biogeographic homology

P.Hovenkamp hovenkamp at RHBCML.LEIDENUNIV.NL
Wed May 12 10:24:29 CDT 1999


At 10:31 PM 28-04-99 -0400, John Grehan wrote:
>Peter Hovenkamp's response concerning the distributin of a hypothetical
>taxon represented in the Netherlands, Japan, and Columbia illustrates the
>contrasts in methodology and application of homology concepts in
biogeography.
>
>The first issue concerns level of differentiation. I am inclinded to agree
that
>if a taxon is apparently undifferentiated between these localities, a recent
>establishment of the range is a likely possibility. However, there have been
>cases where such distributions have later been shown to actually comprise
>distinct species so some caution is required.
>
>Hovenkamp responds to the qeustion of how to determine what geography
>is involved by correlation of the taxonomic ordering of the component
>taxa with (1) each other and (2) earth history.
>
>The question that remains is what earth history? How is the choice to be made
>from biogeographic analysis. In most if not all cases of phylogenetic
approaches
>this invovles a preference by the athour that a particular earth history is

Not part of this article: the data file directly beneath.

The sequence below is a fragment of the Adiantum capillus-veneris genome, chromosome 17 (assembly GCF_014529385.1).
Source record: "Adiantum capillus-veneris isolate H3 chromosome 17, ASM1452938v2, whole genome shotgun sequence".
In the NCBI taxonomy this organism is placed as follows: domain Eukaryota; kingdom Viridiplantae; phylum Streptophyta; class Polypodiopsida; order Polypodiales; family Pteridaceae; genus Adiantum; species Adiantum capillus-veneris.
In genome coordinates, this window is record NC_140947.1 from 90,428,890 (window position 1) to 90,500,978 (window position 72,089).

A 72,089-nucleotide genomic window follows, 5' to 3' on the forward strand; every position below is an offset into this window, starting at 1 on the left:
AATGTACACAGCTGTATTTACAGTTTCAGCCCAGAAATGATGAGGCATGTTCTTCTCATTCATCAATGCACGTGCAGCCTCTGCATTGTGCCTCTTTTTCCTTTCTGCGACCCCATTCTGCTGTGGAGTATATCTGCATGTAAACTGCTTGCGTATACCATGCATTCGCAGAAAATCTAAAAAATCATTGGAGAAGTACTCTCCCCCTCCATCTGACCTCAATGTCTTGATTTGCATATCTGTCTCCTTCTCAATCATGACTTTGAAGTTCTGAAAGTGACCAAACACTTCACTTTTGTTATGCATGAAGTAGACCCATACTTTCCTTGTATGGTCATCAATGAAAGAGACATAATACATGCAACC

>true (earth history is, after all a story or theory about the past which may,
>or may not, be true to an entire or partial extent). If the postulated
sequence
>matches, a shared history is considered a likely possibility.

I think all this illustrates a rather different (in my opinion, confused)
view of how we work in everyday science. What I'm trying to do (sometimes)
is to find an explanation for the data at hand. If the data change, I may
have to change the explanation. So, if it is no longer a unitary species of
which I am studying the distribution, but a species with locally
differentiated populations, my explanation may change. How could it be
otherwise? Do we have to stick to an explanation in the face of the
evidence? Or do we have to hedge our explanations against all possible
revised data?
Similarly, when I am correlating taxon- with earth history, I am using the
best available data for both. If better data turn up for either, I may have
to think again.
I think that is all fairly normal. Science is fallible, and depends on
empirical data.
Somehow it seems to me that what John Grehan wants is an explanation that
remains correct even if the data it tries to explain is changed.

>The trouble with such approaches is that there is no biogeographic input or
>orientation of the distribution. The distribution is seen as uninformative
about
>the probable geographic sector involved. Instead, preference is drawn from
>external disciplines such as geology. It is my view that such approaches
render
>biogeography non-scientific since the biogeography itself is not assigned any
>empirical contnet (i.e. the spatial structure of the distribution is itself
>uninformative).
Frankly, I don't understand this at all.

P. Hovenkamp
Rijksherbarium, Leiden
The Netherlands
hovenkamp at rhbcml.leidenuniv.nl
http://rulrhb.leidenuniv.nl/




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